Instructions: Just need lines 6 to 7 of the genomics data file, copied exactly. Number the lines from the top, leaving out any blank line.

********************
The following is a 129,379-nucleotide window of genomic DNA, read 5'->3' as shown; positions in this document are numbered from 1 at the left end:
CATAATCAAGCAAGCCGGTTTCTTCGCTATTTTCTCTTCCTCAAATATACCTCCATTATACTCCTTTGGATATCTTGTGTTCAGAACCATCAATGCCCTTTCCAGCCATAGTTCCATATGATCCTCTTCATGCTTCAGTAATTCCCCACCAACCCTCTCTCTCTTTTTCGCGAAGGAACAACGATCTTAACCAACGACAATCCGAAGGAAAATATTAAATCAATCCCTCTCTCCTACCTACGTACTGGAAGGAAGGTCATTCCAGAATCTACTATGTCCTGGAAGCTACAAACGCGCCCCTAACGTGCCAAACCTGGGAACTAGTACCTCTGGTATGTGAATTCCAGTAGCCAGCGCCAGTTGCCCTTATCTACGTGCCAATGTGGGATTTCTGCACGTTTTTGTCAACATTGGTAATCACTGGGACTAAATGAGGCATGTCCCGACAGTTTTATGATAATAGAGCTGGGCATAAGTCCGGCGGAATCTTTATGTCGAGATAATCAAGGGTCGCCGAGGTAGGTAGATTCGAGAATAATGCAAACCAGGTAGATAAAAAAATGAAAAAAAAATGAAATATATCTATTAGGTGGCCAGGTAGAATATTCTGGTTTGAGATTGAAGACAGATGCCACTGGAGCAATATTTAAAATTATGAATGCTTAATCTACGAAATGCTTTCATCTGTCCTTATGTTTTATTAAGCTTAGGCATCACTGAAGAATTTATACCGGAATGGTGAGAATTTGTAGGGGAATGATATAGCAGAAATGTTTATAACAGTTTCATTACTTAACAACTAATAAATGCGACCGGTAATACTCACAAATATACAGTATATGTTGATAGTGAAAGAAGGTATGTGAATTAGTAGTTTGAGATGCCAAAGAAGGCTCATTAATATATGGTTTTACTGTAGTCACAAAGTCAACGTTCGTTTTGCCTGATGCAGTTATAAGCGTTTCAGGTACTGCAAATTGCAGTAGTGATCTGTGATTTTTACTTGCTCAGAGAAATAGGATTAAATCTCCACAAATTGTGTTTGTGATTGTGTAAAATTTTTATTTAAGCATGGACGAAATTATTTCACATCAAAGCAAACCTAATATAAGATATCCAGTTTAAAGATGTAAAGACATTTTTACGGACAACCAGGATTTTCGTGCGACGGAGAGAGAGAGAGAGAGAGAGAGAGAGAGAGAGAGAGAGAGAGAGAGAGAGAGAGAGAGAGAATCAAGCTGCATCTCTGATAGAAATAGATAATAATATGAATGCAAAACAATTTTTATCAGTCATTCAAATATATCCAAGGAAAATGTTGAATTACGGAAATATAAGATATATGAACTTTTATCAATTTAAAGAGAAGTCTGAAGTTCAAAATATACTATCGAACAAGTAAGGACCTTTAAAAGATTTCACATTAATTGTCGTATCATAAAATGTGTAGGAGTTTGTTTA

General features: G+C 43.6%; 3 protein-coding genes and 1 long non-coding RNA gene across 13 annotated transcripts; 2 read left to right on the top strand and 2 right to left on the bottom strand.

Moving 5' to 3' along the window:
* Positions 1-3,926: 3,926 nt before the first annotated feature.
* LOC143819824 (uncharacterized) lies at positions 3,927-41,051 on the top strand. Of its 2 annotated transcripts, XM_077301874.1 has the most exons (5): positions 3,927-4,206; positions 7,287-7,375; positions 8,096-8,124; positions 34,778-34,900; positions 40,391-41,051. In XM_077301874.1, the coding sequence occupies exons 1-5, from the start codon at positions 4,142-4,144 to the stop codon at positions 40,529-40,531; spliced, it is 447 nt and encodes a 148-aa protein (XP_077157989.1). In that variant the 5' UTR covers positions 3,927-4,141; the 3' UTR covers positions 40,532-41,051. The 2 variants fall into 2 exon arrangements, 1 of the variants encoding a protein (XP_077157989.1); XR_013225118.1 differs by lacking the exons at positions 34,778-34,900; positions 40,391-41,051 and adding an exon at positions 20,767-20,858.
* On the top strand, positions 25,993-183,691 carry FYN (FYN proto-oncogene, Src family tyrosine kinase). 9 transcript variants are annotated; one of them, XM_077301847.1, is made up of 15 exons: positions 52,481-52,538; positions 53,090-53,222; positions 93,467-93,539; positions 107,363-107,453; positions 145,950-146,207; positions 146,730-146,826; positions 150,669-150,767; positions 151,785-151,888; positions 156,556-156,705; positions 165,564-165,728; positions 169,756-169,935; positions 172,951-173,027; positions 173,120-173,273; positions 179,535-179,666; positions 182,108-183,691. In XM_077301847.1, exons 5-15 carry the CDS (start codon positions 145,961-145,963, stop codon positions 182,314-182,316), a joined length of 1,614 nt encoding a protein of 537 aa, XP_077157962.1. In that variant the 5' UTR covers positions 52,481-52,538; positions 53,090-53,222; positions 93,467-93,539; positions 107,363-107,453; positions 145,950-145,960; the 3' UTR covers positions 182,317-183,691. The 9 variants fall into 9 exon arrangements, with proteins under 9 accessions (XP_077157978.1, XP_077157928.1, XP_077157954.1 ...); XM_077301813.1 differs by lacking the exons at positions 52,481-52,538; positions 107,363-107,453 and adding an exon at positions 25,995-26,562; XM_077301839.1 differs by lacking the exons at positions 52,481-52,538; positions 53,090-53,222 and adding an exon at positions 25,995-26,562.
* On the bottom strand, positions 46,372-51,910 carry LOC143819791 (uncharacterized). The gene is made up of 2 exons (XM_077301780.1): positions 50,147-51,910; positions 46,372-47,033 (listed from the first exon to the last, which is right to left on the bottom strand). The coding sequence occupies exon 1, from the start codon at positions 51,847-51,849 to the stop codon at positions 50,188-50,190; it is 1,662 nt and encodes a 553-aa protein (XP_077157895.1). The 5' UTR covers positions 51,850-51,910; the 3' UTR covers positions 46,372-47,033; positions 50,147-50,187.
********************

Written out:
* LOC143819824 (uncharacterized) lies at positions 3,927-41,051 on the top strand. Of its 2 annotated transcripts, XM_077301874.1 has the most exons (5): positions 3,927-4,206; positions 7,287-7,375; positions 8,096-8,124; positions 34,778-34,900; positions 40,391-41,051. In XM_077301874.1, the coding sequence occupies exons 1-5, from the start codon at positions 4,142-4,144 to the stop codon at positions 40,529-40,531; spliced, it is 447 nt and encodes a 148-aa protein (XP_077157989.1). In that variant the 5' UTR covers positions 3,927-4,141; the 3' UTR covers positions 40,532-41,051. The 2 variants fall into 2 exon arrangements, 1 of the variants encoding a protein (XP_077157989.1); XR_013225118.1 differs by lacking the exons at positions 34,778-34,900; positions 40,391-41,051 and adding an exon at positions 20,767-20,858.
* On the top strand, positions 25,993-183,691 carry FYN (FYN proto-oncogene, Src family tyrosine kinase). 9 transcript variants are annotated; one of them, XM_077301847.1, is made up of 15 exons: positions 52,481-52,538; positions 53,090-53,222; positions 93,467-93,539; positions 107,363-107,453; positions 145,950-146,207; positions 146,730-146,826; positions 150,669-150,767; positions 151,785-151,888; positions 156,556-156,705; positions 165,564-165,728; positions 169,756-169,935; positions 172,951-173,027; positions 173,120-173,273; positions 179,535-179,666; positions 182,108-183,691. In XM_077301847.1, exons 5-15 carry the CDS (start codon positions 145,961-145,963, stop codon positions 182,314-182,316), a joined length of 1,614 nt encoding a protein of 537 aa, XP_077157962.1. In that variant the 5' UTR covers positions 52,481-52,538; positions 53,090-53,222; positions 93,467-93,539; positions 107,363-107,453; positions 145,950-145,960; the 3' UTR covers positions 182,317-183,691. The 9 variants fall into 9 exon arrangements, with proteins under 9 accessions (XP_077157978.1, XP_077157928.1, XP_077157954.1 ...); XM_077301813.1 differs by lacking the exons at positions 52,481-52,538; positions 107,363-107,453 and adding an exon at positions 25,995-26,562; XM_077301839.1 differs by lacking the exons at positions 52,481-52,538; positions 53,090-53,222 and adding an exon at positions 25,995-26,562.